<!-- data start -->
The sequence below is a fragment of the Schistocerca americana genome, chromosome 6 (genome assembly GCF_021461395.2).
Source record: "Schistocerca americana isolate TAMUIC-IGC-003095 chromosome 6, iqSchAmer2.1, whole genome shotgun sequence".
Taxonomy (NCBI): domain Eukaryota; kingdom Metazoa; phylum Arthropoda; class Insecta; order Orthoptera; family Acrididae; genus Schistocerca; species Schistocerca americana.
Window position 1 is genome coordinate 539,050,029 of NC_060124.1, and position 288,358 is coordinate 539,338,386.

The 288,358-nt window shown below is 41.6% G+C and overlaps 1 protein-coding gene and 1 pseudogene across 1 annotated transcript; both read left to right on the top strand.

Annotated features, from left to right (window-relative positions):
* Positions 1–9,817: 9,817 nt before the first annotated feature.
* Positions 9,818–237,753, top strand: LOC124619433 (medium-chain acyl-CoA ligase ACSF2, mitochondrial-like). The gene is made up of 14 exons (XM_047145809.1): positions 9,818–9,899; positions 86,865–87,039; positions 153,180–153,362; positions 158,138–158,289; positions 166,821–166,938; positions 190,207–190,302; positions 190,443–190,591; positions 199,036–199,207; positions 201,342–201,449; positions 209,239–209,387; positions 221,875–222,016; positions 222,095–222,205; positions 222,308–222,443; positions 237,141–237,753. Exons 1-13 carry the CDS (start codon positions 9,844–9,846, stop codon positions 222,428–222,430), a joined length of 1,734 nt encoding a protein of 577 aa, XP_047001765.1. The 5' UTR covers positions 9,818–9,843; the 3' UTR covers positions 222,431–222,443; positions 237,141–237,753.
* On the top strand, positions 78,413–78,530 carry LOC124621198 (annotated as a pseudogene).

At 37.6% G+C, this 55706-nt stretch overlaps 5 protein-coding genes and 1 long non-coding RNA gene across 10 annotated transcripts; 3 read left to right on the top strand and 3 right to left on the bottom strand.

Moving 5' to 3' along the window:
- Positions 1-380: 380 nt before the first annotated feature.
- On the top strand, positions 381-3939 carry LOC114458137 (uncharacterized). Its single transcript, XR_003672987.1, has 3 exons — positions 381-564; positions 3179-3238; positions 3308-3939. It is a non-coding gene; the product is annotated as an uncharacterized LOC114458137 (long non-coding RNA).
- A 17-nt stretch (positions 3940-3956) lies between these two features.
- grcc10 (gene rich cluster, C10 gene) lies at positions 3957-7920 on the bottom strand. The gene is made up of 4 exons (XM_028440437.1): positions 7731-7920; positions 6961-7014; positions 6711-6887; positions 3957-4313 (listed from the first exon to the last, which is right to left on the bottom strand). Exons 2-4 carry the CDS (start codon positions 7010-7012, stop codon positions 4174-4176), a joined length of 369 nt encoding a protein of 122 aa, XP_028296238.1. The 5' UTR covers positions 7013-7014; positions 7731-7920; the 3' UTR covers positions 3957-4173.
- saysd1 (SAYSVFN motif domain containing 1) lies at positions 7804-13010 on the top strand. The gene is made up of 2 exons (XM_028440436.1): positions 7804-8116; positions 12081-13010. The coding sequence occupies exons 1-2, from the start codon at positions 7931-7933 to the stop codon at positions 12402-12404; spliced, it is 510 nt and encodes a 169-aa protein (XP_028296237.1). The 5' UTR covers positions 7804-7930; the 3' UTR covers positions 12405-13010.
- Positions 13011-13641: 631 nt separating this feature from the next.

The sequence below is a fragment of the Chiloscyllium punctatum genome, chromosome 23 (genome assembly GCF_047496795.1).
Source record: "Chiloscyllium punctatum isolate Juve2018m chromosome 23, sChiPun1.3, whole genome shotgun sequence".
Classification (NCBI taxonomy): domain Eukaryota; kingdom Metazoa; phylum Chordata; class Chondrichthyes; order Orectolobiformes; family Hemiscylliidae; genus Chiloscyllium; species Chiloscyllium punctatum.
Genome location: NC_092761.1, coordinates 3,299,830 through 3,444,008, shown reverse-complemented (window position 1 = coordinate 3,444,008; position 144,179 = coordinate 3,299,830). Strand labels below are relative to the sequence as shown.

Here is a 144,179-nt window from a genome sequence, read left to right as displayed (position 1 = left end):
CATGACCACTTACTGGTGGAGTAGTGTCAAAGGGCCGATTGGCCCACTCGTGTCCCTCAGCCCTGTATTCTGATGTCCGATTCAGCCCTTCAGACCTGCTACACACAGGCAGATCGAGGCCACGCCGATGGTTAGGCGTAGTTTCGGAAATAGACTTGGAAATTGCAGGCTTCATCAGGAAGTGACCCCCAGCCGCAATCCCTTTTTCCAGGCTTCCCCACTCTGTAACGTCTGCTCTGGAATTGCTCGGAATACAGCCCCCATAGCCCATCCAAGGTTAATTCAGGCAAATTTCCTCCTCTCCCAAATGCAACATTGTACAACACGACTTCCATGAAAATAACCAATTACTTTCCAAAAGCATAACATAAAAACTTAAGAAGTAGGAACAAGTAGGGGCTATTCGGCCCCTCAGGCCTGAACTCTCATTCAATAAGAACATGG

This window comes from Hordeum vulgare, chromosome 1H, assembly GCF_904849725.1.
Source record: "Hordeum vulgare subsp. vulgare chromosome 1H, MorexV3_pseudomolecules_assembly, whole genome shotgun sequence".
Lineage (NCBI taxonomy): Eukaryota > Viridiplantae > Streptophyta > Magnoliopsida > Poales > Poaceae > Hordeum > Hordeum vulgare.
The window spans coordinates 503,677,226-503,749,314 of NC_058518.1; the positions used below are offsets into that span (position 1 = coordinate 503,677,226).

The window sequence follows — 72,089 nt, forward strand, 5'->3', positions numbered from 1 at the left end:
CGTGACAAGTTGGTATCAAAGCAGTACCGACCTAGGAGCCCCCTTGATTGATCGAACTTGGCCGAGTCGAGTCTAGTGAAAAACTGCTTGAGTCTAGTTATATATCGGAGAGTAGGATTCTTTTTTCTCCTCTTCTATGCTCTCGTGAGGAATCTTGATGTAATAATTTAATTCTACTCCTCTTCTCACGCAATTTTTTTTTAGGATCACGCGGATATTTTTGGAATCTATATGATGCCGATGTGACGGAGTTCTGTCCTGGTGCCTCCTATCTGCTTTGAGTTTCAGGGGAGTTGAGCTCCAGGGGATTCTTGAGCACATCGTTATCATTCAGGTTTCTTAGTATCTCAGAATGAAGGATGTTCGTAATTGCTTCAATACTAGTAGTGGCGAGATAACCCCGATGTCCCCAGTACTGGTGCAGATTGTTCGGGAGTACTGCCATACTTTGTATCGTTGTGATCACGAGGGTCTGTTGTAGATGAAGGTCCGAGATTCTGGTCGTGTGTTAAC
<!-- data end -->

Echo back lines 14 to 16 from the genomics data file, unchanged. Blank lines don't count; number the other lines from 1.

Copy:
- A 17-nt stretch (positions 3940-3956) lies between these two features.
- grcc10 (gene rich cluster, C10 gene) lies at positions 3957-7920 on the bottom strand. The gene is made up of 4 exons (XM_028440437.1): positions 7731-7920; positions 6961-7014; positions 6711-6887; positions 3957-4313 (listed from the first exon to the last, which is right to left on the bottom strand). Exons 2-4 carry the CDS (start codon positions 7010-7012, stop codon positions 4174-4176), a joined length of 369 nt encoding a protein of 122 aa, XP_028296238.1. The 5' UTR covers positions 7013-7014; positions 7731-7920; the 3' UTR covers positions 3957-4173.
- saysd1 (SAYSVFN motif domain containing 1) lies at positions 7804-13010 on the top strand. The gene is made up of 2 exons (XM_028440436.1): positions 7804-8116; positions 12081-13010. The coding sequence occupies exons 1-2, from the start codon at positions 7931-7933 to the stop codon at positions 12402-12404; spliced, it is 510 nt and encodes a 169-aa protein (XP_028296237.1). The 5' UTR covers positions 7804-7930; the 3' UTR covers positions 12405-13010.